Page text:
I recently had the engine MIL go on on my Mercedes C-Class S205 while driving so I purchased an OBDII bluetooth scanner to figure out what is going on. The code I got was:

P2243(92) - Heated oxygen sensor (HO2S) 1, bank 1, reference voltage - open circuit

I read that this is usually accompanied by an engine running poorly. Since this wasn't the case I thought it could be a temporary fault and in fact a day later the MIL light went off on its own (I didn't clear the code). Unfortunately the MIL came on again a day after, and this time there were two additional codes apart from the original P2243:

P2251(01) - Heated oxygen sensor (HO2S) 1, bank 1, negative current control - open circuit P0135(01) - Heated oxygen sensor (HO2S) 1, bank 1, heater control - circuit malfunction

Again, the MIL cleared on its own after another day or so and it has been off for the past 3 days. I did some research about the expected live data from the oxygen sensors and proceeded to read the live data on the vehicle.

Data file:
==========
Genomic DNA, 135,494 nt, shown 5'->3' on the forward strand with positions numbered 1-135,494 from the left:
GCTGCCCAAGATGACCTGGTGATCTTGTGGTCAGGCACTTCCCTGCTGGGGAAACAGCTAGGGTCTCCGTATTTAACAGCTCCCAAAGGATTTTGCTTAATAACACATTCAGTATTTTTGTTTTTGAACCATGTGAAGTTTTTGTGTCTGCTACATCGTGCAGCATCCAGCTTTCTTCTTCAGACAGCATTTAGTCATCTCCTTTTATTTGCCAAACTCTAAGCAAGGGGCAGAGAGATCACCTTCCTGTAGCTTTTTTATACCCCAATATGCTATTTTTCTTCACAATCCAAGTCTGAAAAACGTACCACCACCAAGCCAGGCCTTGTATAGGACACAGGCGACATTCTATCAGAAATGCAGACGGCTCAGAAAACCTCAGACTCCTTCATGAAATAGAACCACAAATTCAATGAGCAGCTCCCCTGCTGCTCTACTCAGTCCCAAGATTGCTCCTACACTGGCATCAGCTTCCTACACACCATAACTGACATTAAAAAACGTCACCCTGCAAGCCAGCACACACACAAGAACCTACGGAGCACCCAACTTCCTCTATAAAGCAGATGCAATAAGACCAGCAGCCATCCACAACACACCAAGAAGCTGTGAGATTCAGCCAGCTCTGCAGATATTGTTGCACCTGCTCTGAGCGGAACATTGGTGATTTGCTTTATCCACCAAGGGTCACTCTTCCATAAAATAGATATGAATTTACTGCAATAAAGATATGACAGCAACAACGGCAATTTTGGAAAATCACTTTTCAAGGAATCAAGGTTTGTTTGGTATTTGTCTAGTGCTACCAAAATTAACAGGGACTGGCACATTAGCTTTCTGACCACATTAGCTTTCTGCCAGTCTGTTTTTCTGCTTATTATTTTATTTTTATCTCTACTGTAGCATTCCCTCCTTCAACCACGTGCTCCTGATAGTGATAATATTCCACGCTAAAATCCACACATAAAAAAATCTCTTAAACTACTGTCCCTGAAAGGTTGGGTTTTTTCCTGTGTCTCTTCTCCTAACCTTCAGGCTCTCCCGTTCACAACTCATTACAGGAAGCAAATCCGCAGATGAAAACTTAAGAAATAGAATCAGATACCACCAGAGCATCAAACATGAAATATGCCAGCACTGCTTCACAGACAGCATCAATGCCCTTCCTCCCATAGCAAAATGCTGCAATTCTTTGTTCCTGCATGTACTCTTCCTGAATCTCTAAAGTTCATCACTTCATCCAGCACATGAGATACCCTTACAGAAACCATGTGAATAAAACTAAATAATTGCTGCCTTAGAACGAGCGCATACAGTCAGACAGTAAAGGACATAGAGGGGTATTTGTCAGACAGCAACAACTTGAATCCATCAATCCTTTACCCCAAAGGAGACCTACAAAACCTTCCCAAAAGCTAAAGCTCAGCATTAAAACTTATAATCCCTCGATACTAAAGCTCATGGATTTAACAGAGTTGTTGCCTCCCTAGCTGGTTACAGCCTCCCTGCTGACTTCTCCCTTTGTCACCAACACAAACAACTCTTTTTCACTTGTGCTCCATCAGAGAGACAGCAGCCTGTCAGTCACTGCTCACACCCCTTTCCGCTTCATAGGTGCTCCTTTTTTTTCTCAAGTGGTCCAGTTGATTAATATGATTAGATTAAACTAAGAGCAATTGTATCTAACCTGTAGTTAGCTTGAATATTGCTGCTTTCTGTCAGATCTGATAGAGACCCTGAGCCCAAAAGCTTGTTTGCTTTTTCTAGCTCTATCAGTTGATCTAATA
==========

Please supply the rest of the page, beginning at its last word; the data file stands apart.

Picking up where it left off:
At idle I'm getting a constant Wide Range Equivalence Ratio (WRER) of 2.0 and this spikes very shortly down up to a minimum of 1.0 when I press the throttle. The spikes are of the order of half a second and there isn't the reverse response you would expect until the reading stabilises (first two images attached).

I checked on my wife's B-Class W246 to compare and the live data was much more as expected (last two images attached).

My car is driving pretty much normally. Sometimes there is a very short (half second) hesitance when accelerating while you're already at speed, but not sure if this is normal.

Is the Oxygen sensor faulty? Should I have it replaced?






1 Answer 1


I don't see any way to determine anything from the OBD graphs. Intermittent open circuits sound like an electrical problem to me, so my first course of action would be to follow the wiring and look for wear or breaks which could cause a short or loss of signal. I'd also pull the connector apart and check for corrosion on the contacts, cleaning them with contact cleaner before putting them back together. If you can't find any wiring or contact issues then the fault could be in the sensor itself so that would be the next step.

  • Agree, and based on the first fault code the wires are the first place I would start.
    – Solar Mike
    Commented Oct 15, 2021 at 14:20

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